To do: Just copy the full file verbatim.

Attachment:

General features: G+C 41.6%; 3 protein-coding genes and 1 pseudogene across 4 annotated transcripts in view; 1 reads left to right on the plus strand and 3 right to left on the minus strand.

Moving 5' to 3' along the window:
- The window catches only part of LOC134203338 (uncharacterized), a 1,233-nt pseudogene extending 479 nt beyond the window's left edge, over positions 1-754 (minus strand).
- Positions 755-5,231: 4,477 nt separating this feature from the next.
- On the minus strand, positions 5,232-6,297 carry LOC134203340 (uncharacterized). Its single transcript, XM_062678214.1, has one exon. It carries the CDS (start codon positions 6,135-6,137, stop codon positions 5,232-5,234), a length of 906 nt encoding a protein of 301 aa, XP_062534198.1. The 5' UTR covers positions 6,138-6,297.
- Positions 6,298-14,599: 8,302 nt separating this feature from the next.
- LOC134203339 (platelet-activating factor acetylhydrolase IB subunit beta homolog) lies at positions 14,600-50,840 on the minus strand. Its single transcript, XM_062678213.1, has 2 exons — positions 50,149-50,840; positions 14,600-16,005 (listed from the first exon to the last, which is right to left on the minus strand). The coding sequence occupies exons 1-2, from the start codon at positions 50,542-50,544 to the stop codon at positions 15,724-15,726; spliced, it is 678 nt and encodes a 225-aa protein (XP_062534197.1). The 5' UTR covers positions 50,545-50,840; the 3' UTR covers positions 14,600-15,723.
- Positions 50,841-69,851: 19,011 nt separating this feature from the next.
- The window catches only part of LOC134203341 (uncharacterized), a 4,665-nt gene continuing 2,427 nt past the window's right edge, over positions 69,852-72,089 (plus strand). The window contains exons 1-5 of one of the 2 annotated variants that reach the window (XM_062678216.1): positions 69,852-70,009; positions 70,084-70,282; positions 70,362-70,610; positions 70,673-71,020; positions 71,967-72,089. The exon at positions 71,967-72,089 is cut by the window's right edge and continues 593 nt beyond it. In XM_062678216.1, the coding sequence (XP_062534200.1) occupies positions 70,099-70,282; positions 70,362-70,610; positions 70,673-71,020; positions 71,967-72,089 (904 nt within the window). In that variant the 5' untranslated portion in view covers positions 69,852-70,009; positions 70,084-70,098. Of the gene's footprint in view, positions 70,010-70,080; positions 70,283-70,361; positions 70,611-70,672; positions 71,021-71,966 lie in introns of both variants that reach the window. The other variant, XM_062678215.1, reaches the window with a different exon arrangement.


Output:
General features: G+C 41.6%; 3 protein-coding genes and 1 pseudogene across 4 annotated transcripts in view; 1 reads left to right on the plus strand and 3 right to left on the minus strand.

Moving 5' to 3' along the window:
- The window catches only part of LOC134203338 (uncharacterized), a 1,233-nt pseudogene extending 479 nt beyond the window's left edge, over positions 1-754 (minus strand).
- Positions 755-5,231: 4,477 nt separating this feature from the next.
- On the minus strand, positions 5,232-6,297 carry LOC134203340 (uncharacterized). Its single transcript, XM_062678214.1, has one exon. It carries the CDS (start codon positions 6,135-6,137, stop codon positions 5,232-5,234), a length of 906 nt encoding a protein of 301 aa, XP_062534198.1. The 5' UTR covers positions 6,138-6,297.
- Positions 6,298-14,599: 8,302 nt separating this feature from the next.
- LOC134203339 (platelet-activating factor acetylhydrolase IB subunit beta homolog) lies at positions 14,600-50,840 on the minus strand. Its single transcript, XM_062678213.1, has 2 exons — positions 50,149-50,840; positions 14,600-16,005 (listed from the first exon to the last, which is right to left on the minus strand). The coding sequence occupies exons 1-2, from the start codon at positions 50,542-50,544 to the stop codon at positions 15,724-15,726; spliced, it is 678 nt and encodes a 225-aa protein (XP_062534197.1). The 5' UTR covers positions 50,545-50,840; the 3' UTR covers positions 14,600-15,723.
- Positions 50,841-69,851: 19,011 nt separating this feature from the next.
- The window catches only part of LOC134203341 (uncharacterized), a 4,665-nt gene continuing 2,427 nt past the window's right edge, over positions 69,852-72,089 (plus strand). The window contains exons 1-5 of one of the 2 annotated variants that reach the window (XM_062678216.1): positions 69,852-70,009; positions 70,084-70,282; positions 70,362-70,610; positions 70,673-71,020; positions 71,967-72,089. The exon at positions 71,967-72,089 is cut by the window's right edge and continues 593 nt beyond it. In XM_062678216.1, the coding sequence (XP_062534200.1) occupies positions 70,099-70,282; positions 70,362-70,610; positions 70,673-71,020; positions 71,967-72,089 (904 nt within the window). In that variant the 5' untranslated portion in view covers positions 69,852-70,009; positions 70,084-70,098. Of the gene's footprint in view, positions 70,010-70,080; positions 70,283-70,361; positions 70,611-70,672; positions 71,021-71,966 lie in introns of both variants that reach the window. The other variant, XM_062678215.1, reaches the window with a different exon arrangement.